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How Will the Yen React to November Inflation? Review the Fundamentals!

How Will the Yen React to November Inflation? Review the Fundamentals!

Benjamin Spier, Technical Strategist

Talking Points:

  • Check the fundamental factors affecting Yen trading ahead of tonight’s inflation release.
  • The BoJ remains obsessed with its 2% inflation target going into 2014.
  • The Yen continues to trade inversely to the Nikkei equities index.

Yen Fundamental Factors







Monetary Policy

Following the December policy meeting, the BoJ announced it would continue with the current rate of 60 to 70 trillion Yen of monthly stimulus. The BoJ said in a statement that inflation expectations seem to be rising, and the central bank reiterated that there is significant scope to boost bond purchases if needed to achieve the price target.

In November, Governor Kuroda said the BoJ is on track to reach its inflation target.

In Kuroda's first BoJ meeting in April, the central bank agreed to double the monetary base by 2014, including buying longer term debt, with the goal of reaching 2% inflation within two years. The tactic was so aggressive that it surprised traders and sent the Yen about 700 pips higher against the dollar to nearly 100.00 after the announcement.

The BoJ maintains the key overnight rate at 0% to 0.1%.


If the Bank of Japan decides to further increase its monetary stimulus, it is Yen negative because it will increase the supply of Yen and lower yields on government bonds.


Economic Growth

Japanese GDP rose 1.1% in Q3 (annualized), following 3.6% growth in Q2.

In October, the central bank predicted 1.5% GDP growth in 2014.


Improved growth is Yen negative because the Yen tends to perform as a safe haven and trade inversely to the Nikkei index. The BoJ's focus on inflation means that economic growth has less of an effect on monetary policy.



Japanese annual inflation (excluding fresh food) rose 0.9% in October, the highest inflation since November 2008 and up from 0.7% inflation in September.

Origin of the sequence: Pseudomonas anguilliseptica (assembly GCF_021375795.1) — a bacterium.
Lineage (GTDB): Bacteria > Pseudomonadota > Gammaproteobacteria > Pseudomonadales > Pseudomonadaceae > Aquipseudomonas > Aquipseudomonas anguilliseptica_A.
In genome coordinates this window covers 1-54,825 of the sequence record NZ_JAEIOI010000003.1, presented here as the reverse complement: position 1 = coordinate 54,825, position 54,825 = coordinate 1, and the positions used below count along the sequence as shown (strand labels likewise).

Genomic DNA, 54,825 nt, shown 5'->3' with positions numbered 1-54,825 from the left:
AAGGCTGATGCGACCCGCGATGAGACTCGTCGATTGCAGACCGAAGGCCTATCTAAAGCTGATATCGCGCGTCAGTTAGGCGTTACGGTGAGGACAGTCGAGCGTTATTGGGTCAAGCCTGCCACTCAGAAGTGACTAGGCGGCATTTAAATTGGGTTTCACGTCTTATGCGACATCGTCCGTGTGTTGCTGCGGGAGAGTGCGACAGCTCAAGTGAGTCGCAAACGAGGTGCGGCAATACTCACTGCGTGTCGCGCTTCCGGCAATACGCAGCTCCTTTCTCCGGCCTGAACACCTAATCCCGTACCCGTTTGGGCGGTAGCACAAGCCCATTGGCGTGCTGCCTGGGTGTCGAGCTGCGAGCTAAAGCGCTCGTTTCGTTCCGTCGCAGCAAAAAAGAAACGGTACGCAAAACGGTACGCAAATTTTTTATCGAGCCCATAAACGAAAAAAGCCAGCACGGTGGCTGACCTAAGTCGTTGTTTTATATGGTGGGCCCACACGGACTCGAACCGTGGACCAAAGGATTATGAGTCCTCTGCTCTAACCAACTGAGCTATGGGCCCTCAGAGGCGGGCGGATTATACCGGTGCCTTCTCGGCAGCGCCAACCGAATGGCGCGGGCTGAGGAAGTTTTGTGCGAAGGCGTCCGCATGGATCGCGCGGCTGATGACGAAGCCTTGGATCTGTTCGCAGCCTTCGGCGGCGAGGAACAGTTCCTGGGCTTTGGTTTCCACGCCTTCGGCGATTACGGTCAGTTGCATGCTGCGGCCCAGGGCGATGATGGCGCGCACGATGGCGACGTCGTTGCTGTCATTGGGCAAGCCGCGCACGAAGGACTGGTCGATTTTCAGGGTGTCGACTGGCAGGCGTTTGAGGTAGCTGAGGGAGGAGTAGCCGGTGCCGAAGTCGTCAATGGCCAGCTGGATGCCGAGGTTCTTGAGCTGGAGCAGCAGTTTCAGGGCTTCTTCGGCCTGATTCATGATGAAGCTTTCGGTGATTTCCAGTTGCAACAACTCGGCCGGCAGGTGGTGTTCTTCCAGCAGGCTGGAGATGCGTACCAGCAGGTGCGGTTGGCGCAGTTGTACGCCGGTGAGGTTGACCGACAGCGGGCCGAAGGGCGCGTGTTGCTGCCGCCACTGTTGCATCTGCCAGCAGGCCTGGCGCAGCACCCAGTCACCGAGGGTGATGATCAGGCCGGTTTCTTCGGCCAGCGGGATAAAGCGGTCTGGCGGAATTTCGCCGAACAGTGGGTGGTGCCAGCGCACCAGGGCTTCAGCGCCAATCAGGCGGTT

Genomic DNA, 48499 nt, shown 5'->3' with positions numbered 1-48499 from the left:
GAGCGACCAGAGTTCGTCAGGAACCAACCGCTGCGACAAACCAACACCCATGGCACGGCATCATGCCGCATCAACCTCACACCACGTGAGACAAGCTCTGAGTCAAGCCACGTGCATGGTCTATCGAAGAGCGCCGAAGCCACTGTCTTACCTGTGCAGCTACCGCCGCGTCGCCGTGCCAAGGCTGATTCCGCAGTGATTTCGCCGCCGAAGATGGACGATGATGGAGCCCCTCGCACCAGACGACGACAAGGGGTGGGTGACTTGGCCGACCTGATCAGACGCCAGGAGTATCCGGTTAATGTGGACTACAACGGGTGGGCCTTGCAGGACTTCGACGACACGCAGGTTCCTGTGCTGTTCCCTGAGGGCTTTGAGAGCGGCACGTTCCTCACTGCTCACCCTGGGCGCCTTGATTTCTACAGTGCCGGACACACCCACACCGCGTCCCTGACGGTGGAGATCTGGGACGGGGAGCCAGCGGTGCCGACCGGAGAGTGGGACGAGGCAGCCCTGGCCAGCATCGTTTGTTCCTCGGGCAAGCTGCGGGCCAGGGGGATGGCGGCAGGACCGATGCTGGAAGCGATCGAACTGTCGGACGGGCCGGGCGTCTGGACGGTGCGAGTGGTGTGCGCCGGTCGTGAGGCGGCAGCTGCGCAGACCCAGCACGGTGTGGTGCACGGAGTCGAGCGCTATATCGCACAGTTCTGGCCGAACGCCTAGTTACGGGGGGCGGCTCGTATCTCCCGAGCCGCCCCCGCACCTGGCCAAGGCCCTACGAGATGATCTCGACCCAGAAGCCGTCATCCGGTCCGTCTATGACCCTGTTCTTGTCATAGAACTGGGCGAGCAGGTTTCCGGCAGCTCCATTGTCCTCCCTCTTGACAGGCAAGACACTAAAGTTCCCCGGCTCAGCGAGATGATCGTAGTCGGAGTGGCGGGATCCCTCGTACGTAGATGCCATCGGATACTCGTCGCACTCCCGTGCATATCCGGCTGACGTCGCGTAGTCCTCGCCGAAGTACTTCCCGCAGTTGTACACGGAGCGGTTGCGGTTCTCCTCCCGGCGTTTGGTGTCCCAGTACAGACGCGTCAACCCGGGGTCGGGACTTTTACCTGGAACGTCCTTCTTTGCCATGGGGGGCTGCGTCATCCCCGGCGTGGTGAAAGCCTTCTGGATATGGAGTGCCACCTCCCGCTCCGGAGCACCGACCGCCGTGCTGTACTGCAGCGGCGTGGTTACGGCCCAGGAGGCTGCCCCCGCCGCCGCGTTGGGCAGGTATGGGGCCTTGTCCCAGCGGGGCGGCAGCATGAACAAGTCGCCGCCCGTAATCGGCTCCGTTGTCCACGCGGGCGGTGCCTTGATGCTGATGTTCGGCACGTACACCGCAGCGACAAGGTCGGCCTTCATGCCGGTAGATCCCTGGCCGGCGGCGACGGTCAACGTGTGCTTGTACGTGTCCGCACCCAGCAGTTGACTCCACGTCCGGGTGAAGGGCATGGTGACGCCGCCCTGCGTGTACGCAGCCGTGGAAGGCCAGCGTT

The BoJ maintains a 2% inflation target. The central bank reiterated its forecast in October for 1.3% core inflation in FY 2014 and the 2015 core inflation rate at 1.9%.


Higher inflation is Yen positive as it encourages tighter monetary policy.


Correlation to the Nikkei

On a yearly basis, USDJPY has a correlation of about 0.41 to the Nikkei 225 index.

Over the past month of trading, the correlation between USD/JPY and the Nikkei index has fallen slightly to 0.39.

This means that the Yen often trades in the opposite direction of the local equities index.


The Yen will often decline on news that sends the Nikkei higher. This means that news that is good for the economy may end up driving the Yen lower, because of its safe haven status.



Abenomics is a three "arrow" approach to fixing the economy: fiscal stimulus, monetary stimulus, and looser regulations. In June, Abe spoke about a campaign to loosen rules on businesses over the course of 2013.


Should Abe's plan successfully stimulate the economy, it might be perceived as Yen negative, because the Yen has served as a safe haven currency.


Rise in Sales Tax

PM Abe decided at the end of September to raise the consumption tax rate to 8% in April from 5%. Abe also will release a 5 trillion Yen stimulus package to balance out initial effects of the tax hike on the economy. Raising taxes may drag on consumption, thereby sending the Nikkei lower, and therefore supports the Yen's status as a safe-haven currency.


Further fiscal stimulus to the economy may send the Nikkei equities index higher, which might be considered Yen negative because of its negative correlation to the Nikkei. Austerity would have the opposite effect.



The jobless rate remained at 4.0% in November.


A lower jobless rate may indicate a stronger Japanese economy and send the Nikkei index higher, which is JPY negative.

-- Written by Benjamin Spier, DailyFX Research. Feedback can be sent to .

DailyFX provides forex news and technical analysis on the trends that influence the global currency markets.